If gold is the precious metal it is today, and not silver, platinum, palladium or copper is because it was both early accessible and not plentiful for mankind, which made it a material that was used early on but also difficult to obtain.
Gold is not equally accessible across the globe, not only many regions lack of it, but also it isn’t as easy to exploit all deposits. In some cases, it’s there in form of nuggets buried sometimes under a few centimeters, sometimes under more than one hundred meter of dirt. And in other cases, the gold is present as tiny particles in water, rocks or mud. The cost to transform the vein of gold to fine usable gold use is completely different.
We can see in the chart above (gold reserve by country) that overall gold is fairly well distributed over the earth, even if there is none in some countries. And if we compare countries with large reserves of gold with the big gold producers (chart below), we note that it is not always those who have the greatest capacity that produce the most and vice versa. This is due to the accessibility of resources but also political will. China won’t continue to exploit its mines at this rate but Chinese couldn’t care less because the Chinese government wanted to quickly build large gold reserves.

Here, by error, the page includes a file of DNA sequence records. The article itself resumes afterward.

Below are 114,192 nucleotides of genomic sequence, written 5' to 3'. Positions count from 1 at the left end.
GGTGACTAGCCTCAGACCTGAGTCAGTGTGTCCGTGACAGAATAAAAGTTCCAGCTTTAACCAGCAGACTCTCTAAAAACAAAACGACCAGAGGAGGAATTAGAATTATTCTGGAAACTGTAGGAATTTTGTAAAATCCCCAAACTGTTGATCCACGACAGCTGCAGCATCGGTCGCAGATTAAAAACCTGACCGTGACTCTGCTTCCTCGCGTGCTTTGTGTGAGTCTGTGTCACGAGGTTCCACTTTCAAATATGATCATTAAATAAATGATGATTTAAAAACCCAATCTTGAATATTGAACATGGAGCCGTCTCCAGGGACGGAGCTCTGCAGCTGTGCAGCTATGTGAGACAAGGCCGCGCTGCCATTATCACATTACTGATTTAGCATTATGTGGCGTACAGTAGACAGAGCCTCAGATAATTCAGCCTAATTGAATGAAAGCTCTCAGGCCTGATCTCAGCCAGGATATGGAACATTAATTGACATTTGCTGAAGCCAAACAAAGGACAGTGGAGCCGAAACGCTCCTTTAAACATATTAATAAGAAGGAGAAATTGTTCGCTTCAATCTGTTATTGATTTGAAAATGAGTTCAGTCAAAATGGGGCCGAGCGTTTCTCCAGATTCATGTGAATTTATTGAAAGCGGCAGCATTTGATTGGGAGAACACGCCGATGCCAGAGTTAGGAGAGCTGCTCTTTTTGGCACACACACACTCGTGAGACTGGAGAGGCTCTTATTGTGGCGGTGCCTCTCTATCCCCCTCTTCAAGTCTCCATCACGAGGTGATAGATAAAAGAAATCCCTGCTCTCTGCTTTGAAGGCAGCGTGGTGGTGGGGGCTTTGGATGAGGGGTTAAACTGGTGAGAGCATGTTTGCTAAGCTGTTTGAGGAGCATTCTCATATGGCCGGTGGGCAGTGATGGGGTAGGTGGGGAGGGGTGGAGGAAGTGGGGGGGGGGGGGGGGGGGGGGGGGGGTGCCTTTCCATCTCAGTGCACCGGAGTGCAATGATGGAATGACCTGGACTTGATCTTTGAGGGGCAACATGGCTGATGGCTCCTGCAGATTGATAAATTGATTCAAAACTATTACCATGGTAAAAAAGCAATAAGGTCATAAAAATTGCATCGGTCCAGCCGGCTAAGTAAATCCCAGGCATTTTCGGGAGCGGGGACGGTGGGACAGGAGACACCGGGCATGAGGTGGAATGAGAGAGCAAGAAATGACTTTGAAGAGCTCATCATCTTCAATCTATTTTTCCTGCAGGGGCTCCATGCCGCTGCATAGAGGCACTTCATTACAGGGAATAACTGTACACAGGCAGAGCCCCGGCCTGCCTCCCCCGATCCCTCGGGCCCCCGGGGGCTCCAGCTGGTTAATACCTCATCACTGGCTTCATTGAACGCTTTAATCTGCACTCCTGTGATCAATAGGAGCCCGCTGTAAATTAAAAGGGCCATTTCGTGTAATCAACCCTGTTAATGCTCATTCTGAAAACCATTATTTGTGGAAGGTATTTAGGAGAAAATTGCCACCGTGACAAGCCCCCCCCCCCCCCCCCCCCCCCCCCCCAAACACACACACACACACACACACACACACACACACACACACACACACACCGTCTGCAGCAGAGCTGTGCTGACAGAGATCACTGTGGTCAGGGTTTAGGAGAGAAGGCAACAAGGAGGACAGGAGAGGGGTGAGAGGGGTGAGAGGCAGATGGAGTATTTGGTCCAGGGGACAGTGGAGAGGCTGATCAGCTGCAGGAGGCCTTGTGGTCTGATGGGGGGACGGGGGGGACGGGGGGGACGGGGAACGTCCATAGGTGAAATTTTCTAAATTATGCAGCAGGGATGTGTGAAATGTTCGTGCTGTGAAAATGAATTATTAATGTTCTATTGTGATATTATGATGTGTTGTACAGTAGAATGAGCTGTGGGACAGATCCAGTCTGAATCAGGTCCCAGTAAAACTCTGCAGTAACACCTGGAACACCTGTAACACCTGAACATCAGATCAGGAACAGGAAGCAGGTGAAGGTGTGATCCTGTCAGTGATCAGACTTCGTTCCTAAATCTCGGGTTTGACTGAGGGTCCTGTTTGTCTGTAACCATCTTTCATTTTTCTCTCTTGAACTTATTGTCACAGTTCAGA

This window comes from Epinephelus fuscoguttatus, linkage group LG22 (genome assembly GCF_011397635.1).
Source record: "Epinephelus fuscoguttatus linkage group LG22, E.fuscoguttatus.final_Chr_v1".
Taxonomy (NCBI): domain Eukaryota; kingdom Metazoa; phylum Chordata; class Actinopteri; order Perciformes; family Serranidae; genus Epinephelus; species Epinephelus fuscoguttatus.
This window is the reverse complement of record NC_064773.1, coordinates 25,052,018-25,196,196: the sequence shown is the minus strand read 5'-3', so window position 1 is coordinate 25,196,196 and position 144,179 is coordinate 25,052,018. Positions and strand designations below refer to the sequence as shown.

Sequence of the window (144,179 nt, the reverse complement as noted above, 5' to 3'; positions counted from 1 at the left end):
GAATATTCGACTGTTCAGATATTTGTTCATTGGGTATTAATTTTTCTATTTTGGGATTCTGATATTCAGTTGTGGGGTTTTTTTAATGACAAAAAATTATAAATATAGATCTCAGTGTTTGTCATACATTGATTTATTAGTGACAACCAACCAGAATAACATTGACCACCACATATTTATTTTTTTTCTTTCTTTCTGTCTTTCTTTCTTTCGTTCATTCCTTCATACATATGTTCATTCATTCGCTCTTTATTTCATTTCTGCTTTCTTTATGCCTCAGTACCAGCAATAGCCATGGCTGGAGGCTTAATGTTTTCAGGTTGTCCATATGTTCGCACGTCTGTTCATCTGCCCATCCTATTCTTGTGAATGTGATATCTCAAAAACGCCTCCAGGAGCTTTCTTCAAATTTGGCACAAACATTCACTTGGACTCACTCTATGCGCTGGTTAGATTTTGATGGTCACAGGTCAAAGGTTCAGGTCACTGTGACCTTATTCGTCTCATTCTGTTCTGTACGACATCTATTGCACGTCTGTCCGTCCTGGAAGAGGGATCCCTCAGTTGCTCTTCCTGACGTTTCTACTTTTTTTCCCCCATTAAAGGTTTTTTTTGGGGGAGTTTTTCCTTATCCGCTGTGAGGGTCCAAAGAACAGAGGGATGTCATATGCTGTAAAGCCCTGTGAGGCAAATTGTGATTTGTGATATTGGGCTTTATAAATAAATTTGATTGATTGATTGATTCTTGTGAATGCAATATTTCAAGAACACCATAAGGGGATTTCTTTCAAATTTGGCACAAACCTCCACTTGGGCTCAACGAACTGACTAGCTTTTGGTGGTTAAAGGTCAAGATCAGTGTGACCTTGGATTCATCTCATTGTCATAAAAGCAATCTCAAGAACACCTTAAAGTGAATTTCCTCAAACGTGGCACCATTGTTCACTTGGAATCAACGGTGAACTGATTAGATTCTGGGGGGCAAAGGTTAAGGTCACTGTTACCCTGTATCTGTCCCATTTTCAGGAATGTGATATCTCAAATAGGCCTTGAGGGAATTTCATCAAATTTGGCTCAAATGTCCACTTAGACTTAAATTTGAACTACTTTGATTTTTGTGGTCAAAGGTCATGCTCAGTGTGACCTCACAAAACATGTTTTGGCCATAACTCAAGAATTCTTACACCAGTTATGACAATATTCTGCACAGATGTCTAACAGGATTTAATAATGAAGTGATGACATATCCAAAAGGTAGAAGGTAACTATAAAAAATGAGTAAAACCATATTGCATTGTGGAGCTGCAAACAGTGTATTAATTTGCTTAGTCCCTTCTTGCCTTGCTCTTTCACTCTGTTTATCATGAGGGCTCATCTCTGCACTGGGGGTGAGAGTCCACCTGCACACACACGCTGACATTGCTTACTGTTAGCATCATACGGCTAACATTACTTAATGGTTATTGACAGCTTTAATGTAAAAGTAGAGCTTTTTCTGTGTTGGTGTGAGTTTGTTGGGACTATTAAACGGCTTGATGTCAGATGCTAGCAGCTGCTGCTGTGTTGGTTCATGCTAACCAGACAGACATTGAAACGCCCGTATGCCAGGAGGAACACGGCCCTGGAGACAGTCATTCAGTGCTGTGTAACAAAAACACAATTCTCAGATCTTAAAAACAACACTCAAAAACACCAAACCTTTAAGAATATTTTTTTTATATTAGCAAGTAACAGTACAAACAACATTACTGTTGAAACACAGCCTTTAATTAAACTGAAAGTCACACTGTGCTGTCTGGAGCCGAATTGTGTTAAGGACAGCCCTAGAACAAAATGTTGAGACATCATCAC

At this pace, China may have to import all his gold in the near future, as soon as 2020 if not earlier. But other reserves are used more sparingly, Russia should be able to provide new gold to the market for at least another 35 years, Australia 30 years … And that’s if you count the pace will be maintained, but it is more likely that the veins will become harder and harder to exploit.
In other words we are far from running out of fresh gold, and we must not forget that the recycling sector can be further developed. One third of the global supply is only made of old gold.